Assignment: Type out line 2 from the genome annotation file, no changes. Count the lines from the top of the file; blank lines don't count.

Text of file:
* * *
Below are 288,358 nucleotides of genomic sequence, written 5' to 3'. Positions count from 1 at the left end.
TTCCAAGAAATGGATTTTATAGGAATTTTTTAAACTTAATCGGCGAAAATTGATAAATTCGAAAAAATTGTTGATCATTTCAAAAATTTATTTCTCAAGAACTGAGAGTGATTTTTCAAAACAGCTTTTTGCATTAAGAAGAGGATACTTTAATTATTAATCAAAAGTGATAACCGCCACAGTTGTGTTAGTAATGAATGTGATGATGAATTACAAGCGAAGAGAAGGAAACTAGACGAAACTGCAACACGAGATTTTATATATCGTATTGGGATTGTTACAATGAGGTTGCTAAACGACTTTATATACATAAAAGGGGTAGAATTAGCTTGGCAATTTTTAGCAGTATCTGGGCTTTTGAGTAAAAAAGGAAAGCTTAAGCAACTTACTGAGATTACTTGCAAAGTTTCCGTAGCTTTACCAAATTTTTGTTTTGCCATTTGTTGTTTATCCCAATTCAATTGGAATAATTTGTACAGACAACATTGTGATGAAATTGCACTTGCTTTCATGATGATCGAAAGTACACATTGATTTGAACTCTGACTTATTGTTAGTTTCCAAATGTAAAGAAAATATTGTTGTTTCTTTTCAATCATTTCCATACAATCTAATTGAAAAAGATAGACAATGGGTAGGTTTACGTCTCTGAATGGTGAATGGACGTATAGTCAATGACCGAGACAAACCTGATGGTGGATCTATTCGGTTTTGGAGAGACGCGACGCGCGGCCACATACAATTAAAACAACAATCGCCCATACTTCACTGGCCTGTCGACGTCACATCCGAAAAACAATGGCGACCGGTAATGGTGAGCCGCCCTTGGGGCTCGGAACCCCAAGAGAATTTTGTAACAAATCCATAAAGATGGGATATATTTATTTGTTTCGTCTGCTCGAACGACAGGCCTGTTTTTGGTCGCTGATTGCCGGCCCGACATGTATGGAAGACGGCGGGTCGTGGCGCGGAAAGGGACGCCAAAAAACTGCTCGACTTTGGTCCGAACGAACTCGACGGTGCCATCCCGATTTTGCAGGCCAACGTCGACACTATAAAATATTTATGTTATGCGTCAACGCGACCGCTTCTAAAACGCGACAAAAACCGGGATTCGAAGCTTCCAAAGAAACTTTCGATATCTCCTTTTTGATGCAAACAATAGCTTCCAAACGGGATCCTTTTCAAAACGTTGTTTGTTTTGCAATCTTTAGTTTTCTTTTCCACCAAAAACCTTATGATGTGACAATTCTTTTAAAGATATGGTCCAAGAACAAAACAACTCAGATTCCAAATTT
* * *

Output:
TTCCAAGAAATGGATTTTATAGGAATTTTTTAAACTTAATCGGCGAAAATTGATAAATTCGAAAAAATTGTTGATCATTTCAAAAATTTATTTCTCAAGAACTGAGAGTGATTTTTCAAAACAGCTTTTTGCATTAAGAAGAGGATACTTTAATTATTAATCAAAAGTGATAACCGCCACAGTTGTGTTAGTAATGAATGTGATGATGAATTACAAGCGAAGAGAAGGAAACTAGACGAAACTGCAACACGAGATTTTATATATCGTATTGGGATTGTTACAATGAGGTTGCTAAACGACTTTATATACATAAAAGGGGTAGAATTAGCTTGGCAATTTTTAGCAGTATCTGGGCTTTTGAGTAAAAAAGGAAAGCTTAAGCAACTTACTGAGATTACTTGCAAAGTTTCCGTAGCTTTACCAAATTTTTGTTTTGCCATTTGTTGTTTATCCCAATTCAATTGGAATAATTTGTACAGACAACATTGTGATGAAATTGCACTTGCTTTCATGATGATCGAAAGTACACATTGATTTGAACTCTGACTTATTGTTAGTTTCCAAATGTAAAGAAAATATTGTTGTTTCTTTTCAATCATTTCCATACAATCTAATTGAAAAAGATAGACAATGGGTAGGTTTACGTCTCTGAATGGTGAATGGACGTATAGTCAATGACCGAGACAAACCTGATGGTGGATCTATTCGGTTTTGGAGAGACGCGACGCGCGGCCACATACAATTAAAACAACAATCGCCCATACTTCACTGGCCTGTCGACGTCACATCCGAAAAACAATGGCGACCGGTAATGGTGAGCCGCCCTTGGGGCTCGGAACCCCAAGAGAATTTTGTAACAAATCCATAAAGATGGGATATATTTATTTGTTTCGTCTGCTCGAACGACAGGCCTGTTTTTGGTCGCTGATTGCCGGCCCGACATGTATGGAAGACGGCGGGTCGTGGCGCGGAAAGGGACGCCAAAAAACTGCTCGACTTTGGTCCGAACGAACTCGACGGTGCCATCCCGATTTTGCAGGCCAACGTCGACACTATAAAATATTTATGTTATGCGTCAACGCGACCGCTTCTAAAACGCGACAAAAACCGGGATTCGAAGCTTCCAAAGAAACTTTCGATATCTCCTTTTTGATGCAAACAATAGCTTCCAAACGGGATCCTTTTCAAAACGTTGTTTGTTTTGCAATCTTTAGTTTTCTTTTCCACCAAAAACCTTATGATGTGACAATTCTTTTAAAGATATGGTCCAAGAACAAAACAACTCAGATTCCAAATTT